13
The Challenge


R&D, or start-ups per year. Meanwhile, the Small Business Development
Center at the University of California, Irvine, has suggested that in California
alone approximately $30 billion is being invested in about 240,000 transac-
tions per year.
The debate on the size of this “invisible” market still rages. Josh
Friedman wrote recently in the Los Angeles Times that angels invest in 50
times the number of deals as venture capitalists do, although in smaller
amounts. In the United States, his research posits, approximately 300,000
angels invested $30 billion, although this was sown from 2001 levels.
Longer-term estimates by Jeffrey Sohl made in 1999 in Venture Capital
Journal indicate that angels invest about $20 billion per year in 30,000 deals.
The National Venture Capital Association estimated the angel investment at
$100 billion in 1998.
As Osnabrugge and Robinson observe in Angel Investing, “obtaining ac-
curate numbers for the size of this market is difficult.” We agree that the best
market size estimates are, at best, extrapolations, attempts to quantify what
the academic and business literature”and even the popular press”know is
essentially a secret capital market.
Although these estimates vary, the amount of capital and number of
transactions involved signal a vast market. In contrast, the venture capital in-
dustry invested a full year total of $21 billion in 2002 into 3,011 deals, of
which only $303 million went into seed and start-up transactions. This rep-
resents significantly less total investment when compared with $106 billion
invested in 2000 and $41 billion invested in 2001 by the professional venture
capital industry.
Simply put, private investors, or business angel investors, are a primary,
if not the primary, source of capital for early-stage and growing companies.


ANGELS: A GOLDEN CAPITAL SOURCE

It is no longer a question of whether angels are a viable capital resource for
early-stage ventures. Angels are a source”in fact, the primary source”of
capital, worth the entrepreneur™s time, energy, and financial resources to seek
and access; they should be considered before other alternative, nontradi-
tional capital resources. One entrepreneur we worked with felt motivated to
turn first to an angel instead of an institutional investor because of the will-
ingness of angels to commit large stakes in individual companies based on
the understanding that angels, in turn, want a voice in management.
Speaking to the San Francisco Business Times, he put it this way: “The typi-
cal venture capital firm wants to get involved only when you are further
14 THE CHALLENGE AND THE SOLTUIONS


along”and for more money than you need. The primary advantage of going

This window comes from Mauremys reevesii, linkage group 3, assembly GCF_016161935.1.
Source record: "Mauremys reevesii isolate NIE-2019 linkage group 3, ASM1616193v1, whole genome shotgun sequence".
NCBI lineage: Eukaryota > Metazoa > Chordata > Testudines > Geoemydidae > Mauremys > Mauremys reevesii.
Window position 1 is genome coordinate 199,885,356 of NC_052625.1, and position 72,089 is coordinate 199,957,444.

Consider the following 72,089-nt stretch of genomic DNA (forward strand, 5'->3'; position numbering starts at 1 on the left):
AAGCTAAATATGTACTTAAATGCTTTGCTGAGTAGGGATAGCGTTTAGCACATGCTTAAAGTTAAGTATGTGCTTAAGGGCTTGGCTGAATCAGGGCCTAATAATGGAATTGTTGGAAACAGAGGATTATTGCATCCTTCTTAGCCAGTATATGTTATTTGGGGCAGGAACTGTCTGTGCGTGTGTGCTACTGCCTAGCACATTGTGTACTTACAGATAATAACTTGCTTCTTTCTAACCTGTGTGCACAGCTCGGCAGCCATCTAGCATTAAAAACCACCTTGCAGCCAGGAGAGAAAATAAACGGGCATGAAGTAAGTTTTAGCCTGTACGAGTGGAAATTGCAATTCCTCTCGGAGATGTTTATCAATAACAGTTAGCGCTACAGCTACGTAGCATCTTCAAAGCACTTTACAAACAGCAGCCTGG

with individuals is that it is much quicker and you can tailor the details of the
deal to the individual investor.”
If you have a successful track record as an entrepreneur, the institutional
venture community is more inclined to look at your next deal. But what of
the other 99.9 percent of entrepreneurs seeking start-up capital. Without the
lengthy record, where can they turn?
We estimate that more than two million high-net-worth individuals with
the financial capital, when combined with the lowest interest rates in 45
years and poor stock market performance, offer the potential for investment
into higher-risk, higher-return ventures. More than ever, there are organiza-
tions, research groups, networks and academics studying about and publish-
ing in the angel capital market. Angel capital has gone mainstream! These
veterans offer money and added value to those entrepreneurs who can figure
out a strategy to reach them and present their vision and their deals in a per-
suasive and compelling manner.
When you want to bring in a funding partner early, and you want active
involvement and access to their brainpower and perspective based on start-
up experience, the angel investor is hard to beat. Research shows that ven-
ture capital gets involved when entrepreneurs are further along with their
companies. Dealing directly with angels can be quicker, even in today™s more
cautious investment environment, and entrepreneurs can tailor the details of
their deals to the individual investor. Especially when seeking to raise less
than $3 million, and searching for investors who bring expertise that can
complement the management team, angels offer an edge. Furthermore, when
entrepreneurs don™t want to give up significant control too early, active an-
gels offer the best game in town.


INVESTORS WORTH ACCESSING

So, as many entrepreneurs in our experience have discovered, these investors
are worth accessing.
Still, there exists the old problem of meeting these investors. In his book
Giant in the West, Julian Dara writes that Joseph Strauss attempted to get
funding to build the Golden Gate Bridge for 19 years before he found A.P.
Giannini, who ultimately financed the $6 million necessary for construction.